The World's End
In the end, though, the current hunger for end-of-world narratives goes beyond French, British, and American postures of existential malaise. Perhaps it's reflective of a bigger trend: an embrace of humanity's messiness and "authentic" brokenness. The "just leave me be in my imperfection" mentality pervades the narratives of pop culture, with its endless array of screw-ups and amusingly broken antiheroes. It's a world where consensus on moral ideals and subsequent claims they may lay on our lives (to become some agreed-upon notion of a good person) is suspicious at best.
Maybe that's one reason apocalyptic films have captured the zeitgeist. Without a trustworthy metanarrative or compelling vision of the good life to instill in us hope and spur growth, we almost long for the end. Our directionless YOLO presentism is on some subliminal level a drag. As Douglas Rushkoff argues in Present Shock, our infinite present makes us long for endings (like zombie films): "We invent origins and endpoints as a way of bounding our experience and limiting the sense of limbo." The apocalypse offers a way out of the unbounded, aimless now. Arrested development is fun on T.V., but a sad way to live. Just ask Gary in The World's End.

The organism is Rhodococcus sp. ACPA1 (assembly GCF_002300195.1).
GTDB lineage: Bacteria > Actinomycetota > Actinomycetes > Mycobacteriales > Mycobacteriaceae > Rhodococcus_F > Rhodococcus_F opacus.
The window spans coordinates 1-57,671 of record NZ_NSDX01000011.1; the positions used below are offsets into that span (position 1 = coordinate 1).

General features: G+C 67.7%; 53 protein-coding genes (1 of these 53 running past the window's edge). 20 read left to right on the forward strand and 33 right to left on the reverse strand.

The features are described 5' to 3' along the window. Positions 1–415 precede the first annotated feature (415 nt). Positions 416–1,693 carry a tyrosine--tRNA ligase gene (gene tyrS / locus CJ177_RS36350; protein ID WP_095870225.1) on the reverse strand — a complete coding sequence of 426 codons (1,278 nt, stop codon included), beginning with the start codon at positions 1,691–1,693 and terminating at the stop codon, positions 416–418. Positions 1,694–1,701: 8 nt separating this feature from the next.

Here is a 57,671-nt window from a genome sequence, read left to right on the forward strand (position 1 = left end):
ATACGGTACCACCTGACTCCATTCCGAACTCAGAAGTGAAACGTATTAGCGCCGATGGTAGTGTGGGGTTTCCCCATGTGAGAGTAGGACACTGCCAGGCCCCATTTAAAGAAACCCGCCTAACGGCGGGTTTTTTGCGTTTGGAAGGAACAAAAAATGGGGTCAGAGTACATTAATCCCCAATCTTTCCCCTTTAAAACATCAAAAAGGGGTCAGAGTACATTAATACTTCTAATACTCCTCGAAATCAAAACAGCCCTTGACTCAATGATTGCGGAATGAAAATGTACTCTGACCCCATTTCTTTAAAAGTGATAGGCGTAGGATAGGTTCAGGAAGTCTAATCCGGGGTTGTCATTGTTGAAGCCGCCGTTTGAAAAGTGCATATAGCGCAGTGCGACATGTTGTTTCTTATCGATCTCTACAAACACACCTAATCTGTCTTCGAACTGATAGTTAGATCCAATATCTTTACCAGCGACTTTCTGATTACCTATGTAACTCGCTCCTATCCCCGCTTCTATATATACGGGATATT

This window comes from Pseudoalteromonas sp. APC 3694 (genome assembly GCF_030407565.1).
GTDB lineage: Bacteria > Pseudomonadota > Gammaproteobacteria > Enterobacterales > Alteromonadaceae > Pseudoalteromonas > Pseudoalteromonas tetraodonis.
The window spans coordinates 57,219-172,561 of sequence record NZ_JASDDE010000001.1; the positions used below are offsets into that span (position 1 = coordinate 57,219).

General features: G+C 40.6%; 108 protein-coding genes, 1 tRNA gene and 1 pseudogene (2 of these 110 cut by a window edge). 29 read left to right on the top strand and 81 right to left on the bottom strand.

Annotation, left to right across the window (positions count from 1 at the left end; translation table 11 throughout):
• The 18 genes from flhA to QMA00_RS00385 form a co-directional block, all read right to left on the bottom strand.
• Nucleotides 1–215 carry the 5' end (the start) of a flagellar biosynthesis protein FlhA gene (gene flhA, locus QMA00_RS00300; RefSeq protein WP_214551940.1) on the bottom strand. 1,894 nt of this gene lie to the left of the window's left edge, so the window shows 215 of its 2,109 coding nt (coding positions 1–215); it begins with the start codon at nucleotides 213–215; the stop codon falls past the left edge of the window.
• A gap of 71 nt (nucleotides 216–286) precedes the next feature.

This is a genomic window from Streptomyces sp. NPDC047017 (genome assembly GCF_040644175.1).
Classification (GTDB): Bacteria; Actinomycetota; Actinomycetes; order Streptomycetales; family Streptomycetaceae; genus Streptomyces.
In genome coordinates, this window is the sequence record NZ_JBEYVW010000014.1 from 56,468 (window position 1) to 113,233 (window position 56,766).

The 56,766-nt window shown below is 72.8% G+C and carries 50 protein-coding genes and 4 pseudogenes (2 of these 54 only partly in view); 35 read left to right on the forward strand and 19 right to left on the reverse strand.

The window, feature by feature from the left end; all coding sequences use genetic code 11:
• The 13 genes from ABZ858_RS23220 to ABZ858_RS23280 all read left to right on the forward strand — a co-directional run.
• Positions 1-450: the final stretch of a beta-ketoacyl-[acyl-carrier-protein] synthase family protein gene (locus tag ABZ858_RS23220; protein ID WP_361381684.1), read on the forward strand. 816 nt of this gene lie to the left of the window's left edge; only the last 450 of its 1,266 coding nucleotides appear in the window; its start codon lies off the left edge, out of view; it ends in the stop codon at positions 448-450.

Is it old-fashioned of me to long for the days when the heroes of our stories actually wanted to survive the apocalypse? Is it naïve to hope that even in the midst of our hyper-awareness of ubiquitous brokenness, we might still admire and seek to emulate the stories of people growing, learning, and striving to be better?
It probably is naïve. But the Christian hope and stubborn belief in both the possibility and necessity of transformation has always seemed that way. It's still worth believing.
The World's End is rated R for language, which is ubiquitous in the film. There are seemingly hundreds of uses of the f-word in the film. There is also a fair share of violence, but none of it is too explicit or bloody (unless you consider blue robot goo "blood"). Constant alcohol consumption in the film, and a generally cavalier attitude toward drunkenness, should also give parents pause.
Brett McCracken is a Los Angeles-based writer and journalist, and author of the books Hipster Christianity: When Church and Cool Collide (Baker, 2010) and Gray Matters: Navigating the Space Between Legalism and Liberty (Baker, 2013). You can follow him @brettmccracken.